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AG: Government working on cybercrime legislation | #cybercrime | #infosec


Attorney General Reginald Armour, SC – Office of the Parliament

ATTORNEY General Reginald Armour, SC, said on Tuesday that Government is working to strengthen legislation to protect citizens against different forms of cybercrime.

He made this statement on a matter raised on the adjournment of the Senate by Independent Senator Paul Richards.

While the Computer Misuse Act was passed in 2020, Armour said Government recognises the need to continue to strengthen this legislation.

“Our work is set out for us and we are continuing as a government to give active consideration to all of the circumstances of criminality.”

Armour said amendments to the act are being considered and reviewed by the Ministry of the AG and Legal Affairs.

He also disclosed that TT was invited in October 2021 to formally ratify the Budapest Convention, the first international treaty seeking to address Internet and computer crime by harmonising national laws, improving investigative techniques and increasing co-operation among nations.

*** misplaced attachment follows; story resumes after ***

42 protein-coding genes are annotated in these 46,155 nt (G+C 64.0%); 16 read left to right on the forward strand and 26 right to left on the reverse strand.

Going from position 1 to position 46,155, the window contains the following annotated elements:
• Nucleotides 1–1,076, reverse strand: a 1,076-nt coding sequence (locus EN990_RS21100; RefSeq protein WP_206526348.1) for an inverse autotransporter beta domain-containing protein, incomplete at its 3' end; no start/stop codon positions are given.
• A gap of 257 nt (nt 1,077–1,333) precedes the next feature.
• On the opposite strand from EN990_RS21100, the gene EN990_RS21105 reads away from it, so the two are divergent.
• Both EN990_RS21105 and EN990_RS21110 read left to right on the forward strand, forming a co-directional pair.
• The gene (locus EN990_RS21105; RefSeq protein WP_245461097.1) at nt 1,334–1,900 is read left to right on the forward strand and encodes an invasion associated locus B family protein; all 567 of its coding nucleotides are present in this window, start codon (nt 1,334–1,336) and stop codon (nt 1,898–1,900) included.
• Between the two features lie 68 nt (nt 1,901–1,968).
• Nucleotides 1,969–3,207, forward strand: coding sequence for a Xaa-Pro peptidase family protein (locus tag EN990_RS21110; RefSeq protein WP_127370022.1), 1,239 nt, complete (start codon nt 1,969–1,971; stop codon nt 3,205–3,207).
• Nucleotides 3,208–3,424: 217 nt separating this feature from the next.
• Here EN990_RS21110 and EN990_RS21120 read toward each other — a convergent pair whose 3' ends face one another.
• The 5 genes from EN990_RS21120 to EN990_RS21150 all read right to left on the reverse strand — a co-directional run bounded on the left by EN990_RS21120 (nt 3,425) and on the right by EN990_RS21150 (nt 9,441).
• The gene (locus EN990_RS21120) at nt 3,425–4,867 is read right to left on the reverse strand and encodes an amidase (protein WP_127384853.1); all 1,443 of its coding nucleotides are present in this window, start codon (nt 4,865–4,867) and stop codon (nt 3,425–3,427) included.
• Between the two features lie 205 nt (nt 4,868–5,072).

TT has observer status to the convention and has five years in which to ratify the treaty.

Armour said once this happens, TT can benefit through partnership with other nations to combat various types of cybercrime.

While it has been identified globally as a significant area of grievous crime, Armour said, “There is no international definition of cyber crime or cyber attacks.”

He acknowledged that these crimes do not respect international borders or the sovereignty of individual nations.

Armour also observed that in many countries, including TT, the public and private sectors are heavily reliant on information communication technology, rendering them vulnerable to potential cyber attacks.

“We almost go to bed with our devices.”

He agreed with Richards on the need to ensure effective legislation is in place to combat cybercrime to protect all members of the population, especially children.

Richards recalled there has been an active debate about the pros and cons about cybercrime legislation for a long time.

But he said, ” I don’t think that should stop the process of bring this kind of critical legislation to protect the people of TT.”

Richards remembered that bonafide journalists had a concern about how cybercrime legislation could affect their work. He was uncertain whether the constitutional ability of journalists to do their work without the potential for ending up on the wrong side of the law was ever properly fleshed out

Richards said the advent of artificial intelligence (AI) underscores the importance of safeguards against cybercrime.

He told senators that using AI, people’s voices and faces could be planted in places where they have never been and they could face legal consequences as a result.

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